Sunday, September 28, 2008

Cameron Must Come Up With Hard Policies

Is it a bird, is it a plane? No, it's Tory saviour, Supercam, who has flown into Brum, needing a few hard policies in his pocket if he's to convince the public he's ready to govern. 

As top dogs and lapdogs lap it up at the conference jolly, don't expect much meat on the bone and Brown's attack-pack could be plotting to rain on the parade. 

For Cameron's Conservatives, the task isn't as easy as last year, when he wowed the crowds. Now voters and the Party faithful, buoyed up by the polls but now starting to slip, are looking for some meat to get their teeth into. 

There'll be something to try to grab a headline, a sound-bite and a nice picture but this is probably neither the time nor the place for a detailed manifesto. 

For too long, the Conservatives been happy to sit on the sidelines and watch the government self-destruct. Recently, they changed tactics, to expose the misleading spin of government announcements. That will continue - after all, it is a public service. 

But now the public will want to see evidence of a government-in-waiting. The Conservatives will have to come up with some hard-headed policies that will strike a chord with voters and let them know where they stand.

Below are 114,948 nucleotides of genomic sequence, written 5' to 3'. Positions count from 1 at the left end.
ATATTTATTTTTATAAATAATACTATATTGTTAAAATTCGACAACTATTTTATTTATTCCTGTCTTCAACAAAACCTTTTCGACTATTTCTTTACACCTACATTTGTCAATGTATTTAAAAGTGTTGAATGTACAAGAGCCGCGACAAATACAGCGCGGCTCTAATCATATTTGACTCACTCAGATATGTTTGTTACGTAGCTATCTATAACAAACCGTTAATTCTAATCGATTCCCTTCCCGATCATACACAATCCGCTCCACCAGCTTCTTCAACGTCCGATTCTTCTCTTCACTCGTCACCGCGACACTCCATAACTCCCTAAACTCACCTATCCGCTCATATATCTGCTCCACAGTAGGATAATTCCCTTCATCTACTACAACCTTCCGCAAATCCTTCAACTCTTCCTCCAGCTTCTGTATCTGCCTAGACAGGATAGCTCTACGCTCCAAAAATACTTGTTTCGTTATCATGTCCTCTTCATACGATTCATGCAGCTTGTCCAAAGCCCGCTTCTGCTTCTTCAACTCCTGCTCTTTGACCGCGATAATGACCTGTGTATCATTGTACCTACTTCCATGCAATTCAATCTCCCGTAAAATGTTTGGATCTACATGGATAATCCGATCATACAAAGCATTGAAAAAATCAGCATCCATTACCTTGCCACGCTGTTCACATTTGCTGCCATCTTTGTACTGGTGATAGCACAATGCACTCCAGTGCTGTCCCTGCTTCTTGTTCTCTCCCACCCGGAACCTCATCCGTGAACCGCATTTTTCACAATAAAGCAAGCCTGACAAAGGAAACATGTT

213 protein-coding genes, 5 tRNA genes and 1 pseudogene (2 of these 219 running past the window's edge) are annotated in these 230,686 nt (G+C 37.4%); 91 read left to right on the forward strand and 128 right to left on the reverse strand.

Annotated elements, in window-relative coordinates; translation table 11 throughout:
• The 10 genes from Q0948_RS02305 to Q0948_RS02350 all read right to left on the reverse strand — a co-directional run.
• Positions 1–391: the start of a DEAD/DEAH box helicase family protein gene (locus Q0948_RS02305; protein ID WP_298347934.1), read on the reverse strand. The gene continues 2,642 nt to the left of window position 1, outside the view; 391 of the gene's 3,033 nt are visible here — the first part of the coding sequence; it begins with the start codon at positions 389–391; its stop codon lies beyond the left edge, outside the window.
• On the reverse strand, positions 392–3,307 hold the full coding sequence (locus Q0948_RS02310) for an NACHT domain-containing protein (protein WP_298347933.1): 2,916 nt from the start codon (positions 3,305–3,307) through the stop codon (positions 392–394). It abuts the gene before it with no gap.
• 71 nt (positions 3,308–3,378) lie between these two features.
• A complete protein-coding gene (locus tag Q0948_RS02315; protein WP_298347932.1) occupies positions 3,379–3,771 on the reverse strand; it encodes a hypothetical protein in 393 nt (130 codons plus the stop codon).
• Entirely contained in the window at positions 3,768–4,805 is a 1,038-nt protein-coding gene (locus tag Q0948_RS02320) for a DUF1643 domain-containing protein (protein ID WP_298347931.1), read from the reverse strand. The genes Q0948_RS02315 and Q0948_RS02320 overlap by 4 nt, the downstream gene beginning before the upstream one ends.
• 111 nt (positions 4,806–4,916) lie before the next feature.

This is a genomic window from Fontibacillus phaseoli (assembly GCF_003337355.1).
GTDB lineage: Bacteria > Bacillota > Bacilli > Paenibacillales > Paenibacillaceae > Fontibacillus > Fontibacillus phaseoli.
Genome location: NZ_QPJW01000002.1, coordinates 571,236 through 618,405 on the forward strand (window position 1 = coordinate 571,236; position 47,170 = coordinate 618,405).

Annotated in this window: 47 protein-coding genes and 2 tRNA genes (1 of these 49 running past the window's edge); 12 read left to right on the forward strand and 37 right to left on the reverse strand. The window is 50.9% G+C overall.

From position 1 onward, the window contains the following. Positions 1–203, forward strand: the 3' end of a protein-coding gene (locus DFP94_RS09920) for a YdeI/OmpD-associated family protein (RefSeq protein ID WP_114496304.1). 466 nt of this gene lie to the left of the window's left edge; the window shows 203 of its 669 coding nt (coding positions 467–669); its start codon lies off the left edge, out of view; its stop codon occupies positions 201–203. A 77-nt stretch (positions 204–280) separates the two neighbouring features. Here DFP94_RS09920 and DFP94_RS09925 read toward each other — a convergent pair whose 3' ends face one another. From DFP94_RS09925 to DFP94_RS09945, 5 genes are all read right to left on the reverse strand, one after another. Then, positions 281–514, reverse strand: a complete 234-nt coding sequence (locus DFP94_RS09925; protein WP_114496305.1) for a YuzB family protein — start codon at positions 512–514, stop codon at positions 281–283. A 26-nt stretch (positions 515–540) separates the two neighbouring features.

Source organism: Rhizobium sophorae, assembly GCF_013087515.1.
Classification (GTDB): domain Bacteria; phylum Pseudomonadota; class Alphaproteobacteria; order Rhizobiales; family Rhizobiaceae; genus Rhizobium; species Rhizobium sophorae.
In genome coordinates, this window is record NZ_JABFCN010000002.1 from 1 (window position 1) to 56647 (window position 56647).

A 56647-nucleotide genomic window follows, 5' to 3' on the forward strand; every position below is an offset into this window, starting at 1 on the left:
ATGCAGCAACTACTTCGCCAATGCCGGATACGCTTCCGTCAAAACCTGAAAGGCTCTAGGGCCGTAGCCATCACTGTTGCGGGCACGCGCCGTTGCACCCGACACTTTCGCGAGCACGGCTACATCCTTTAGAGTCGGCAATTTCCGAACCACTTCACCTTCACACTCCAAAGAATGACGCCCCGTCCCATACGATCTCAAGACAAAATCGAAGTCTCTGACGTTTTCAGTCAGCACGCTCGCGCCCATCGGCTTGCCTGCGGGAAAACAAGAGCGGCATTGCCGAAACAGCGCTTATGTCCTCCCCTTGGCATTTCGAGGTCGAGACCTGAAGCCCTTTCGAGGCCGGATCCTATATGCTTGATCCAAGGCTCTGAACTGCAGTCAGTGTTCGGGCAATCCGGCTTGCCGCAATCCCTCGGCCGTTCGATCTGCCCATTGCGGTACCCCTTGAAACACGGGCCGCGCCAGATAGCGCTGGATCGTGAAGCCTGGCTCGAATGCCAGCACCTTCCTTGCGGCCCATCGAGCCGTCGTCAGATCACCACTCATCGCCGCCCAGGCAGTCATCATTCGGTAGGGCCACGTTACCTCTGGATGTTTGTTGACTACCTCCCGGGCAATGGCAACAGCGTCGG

The slogan is: "Plan For Change", similar to Obama's campaign message but it's fraught with danger. Sure it rips the government even further but people are wary of change, it makes them feel uneasy and insecure. 

As Obama is finding out, it also begs the question - change to what? 

For the old guard, there'll be something on law and order, defence and school discipline. For the newbies, something to show the caring Conservative side, along with a fudge on green credentials and a move to wrong-foot LibDems over tax cuts. 

What is clear is that the economy must and will take centre stage. People will be looking for something more than knocking the government for the economic mess. They want evidence of a sound economic recovery plan and assurances to reign in the banks and the City and that will be down to Osborne tomorrow.

Cameron has already told the Shropshire Star he'll bring forward a “comprehensive plan” based on “good housekeeping” at the conference to help cure the economic ills.

Meanwhile, Brown and the selfish band of New Labour opportunists, who are a dab hand at spoilers, could try to scupper the Tories.

Last year Brown put the nation on tenterhooks with the election that never was and popped up in Iraq to announce a troop withdrawal that never was. He could try a cabinet reshuffle and another relaunch that never was. But more likely is a major economic or financial move, to steal the show.

The hardest task falls on Cameron on wednesday to try to pull it all together. He can't try the speaking without notes routine again, getting his wife to introduce him has been done before and, the economy aside, he won't want to be pinned down too much on detail. 

Most politicians prefer to speak with forked tongues - it gives them wriggle room for later on. The Conservatives are no different. Even if there isn't much meat on the bone, success will depend on whether voters in England like and, more importantly trust, what they see and hear.

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